Love of cruelty
On Wednesday, after Medibank revealed it had refused to pay a demanded ransom, REvil released screenshots of its approach to the insurer’s CEO, David Koczkar (including his mobile number).
Just like the robberies of old, the Medibank job was carried out by criminals who like to taunt their victims.
“Hi! Since your team is quite shy, we decided to take the first step in our negotiations, they said.
The group followed up with threats to publish customer data.
The big question now is whether stressing their displeasure at not receiving a ransom will cause further pain to Medibank customers, perhaps with releases spotlighting just a few.
In a cruel mockery of Medibank customers, the hackers released a list of just a few hundred names on Wednesday. It included a list labeled “naughty” which included people whose medical records showed they had been treated for drug addiction, including at high-end clinics such as the Sydney Clinic.
The criminals had previously said they would release data related to people who had “the most followers” or were high-profile, including “politicians, actors, bloggers, LGBT activists” and suggested they would explicitly prey on people with sensitive medical histories.
On Wednesday they apologized for the disorganized state of the data dump containing millions of Australians’ records.
The clear implication was that more would follow, with the hackers promising smaller and “pretty” data releases.
Precautions pay off
“It is likely that the data will be sold and leaked on the dark web as this drags on,” Cashdollar said.
“Victims should make arrangements to possibly freeze their credit and increase their own personal security.”
He suggested putting a password on mobile phones to prevent the operator from being changed remotely and to use two-factor authentication for accounts logged in online.
Troy Hunt, a regional director for Microsoft and international authority on data breaches, has seen enough hacks to put them in perspective.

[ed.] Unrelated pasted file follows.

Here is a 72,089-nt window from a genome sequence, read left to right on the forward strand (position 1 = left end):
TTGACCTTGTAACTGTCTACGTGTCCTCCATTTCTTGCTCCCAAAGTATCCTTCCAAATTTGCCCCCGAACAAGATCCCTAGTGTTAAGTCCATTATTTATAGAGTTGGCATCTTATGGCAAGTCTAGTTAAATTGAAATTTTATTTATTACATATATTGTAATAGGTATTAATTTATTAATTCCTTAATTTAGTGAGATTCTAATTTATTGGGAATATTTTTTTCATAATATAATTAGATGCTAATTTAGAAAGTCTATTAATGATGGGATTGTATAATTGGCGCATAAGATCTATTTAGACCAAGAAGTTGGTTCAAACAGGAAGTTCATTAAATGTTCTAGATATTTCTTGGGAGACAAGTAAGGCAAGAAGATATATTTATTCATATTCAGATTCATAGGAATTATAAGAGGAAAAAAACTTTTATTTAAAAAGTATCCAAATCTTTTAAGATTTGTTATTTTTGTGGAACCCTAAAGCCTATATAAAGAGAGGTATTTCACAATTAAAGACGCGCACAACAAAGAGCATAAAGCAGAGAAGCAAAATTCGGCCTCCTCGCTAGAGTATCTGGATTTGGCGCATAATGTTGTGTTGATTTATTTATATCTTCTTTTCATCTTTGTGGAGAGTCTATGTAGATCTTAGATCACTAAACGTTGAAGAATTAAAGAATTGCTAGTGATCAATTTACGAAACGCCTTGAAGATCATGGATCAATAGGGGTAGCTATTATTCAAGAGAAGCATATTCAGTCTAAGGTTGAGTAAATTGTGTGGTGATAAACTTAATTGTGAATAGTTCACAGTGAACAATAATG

Whether the Medibank hackers are who they say they are, he said, was irrelevant.
The outcome, he said, would be the same.
“These crews depend on following through on their threats to be taken seriously,” he said.
“People have done [these] sort of thing that for many, many years ran successfully. It’s a pretty well-known, proven business model and there are a lot of people in the game.”
Mr Hunt always advises caution (his world-leading cyber security breach registry haveibeenpwned.com shows his own password has fallen into the hands of bad actors 28 times) and keeping passwords up to date and managed by a secure program.
He believes many Medibank customers may begin to perceive vulnerabilities that were always there in a world where identity theft is a constant threat.
“There are people out there pulling data from all kinds of different places and then they try to trick you,” he said.
“It kind of doesn’t change that.
“On the other hand, the biggest problem we have now is a large number of people who are very interested in this event because it affects them personally.
“Inevitably we will see more phishing [scam sites tricking people to input their passwords]; we’re going to see ransom money escalate very, very quickly, and I’m sure it’s already happening.
“But hopefully these events bring all these things a little more to the forefront of everyone’s minds.”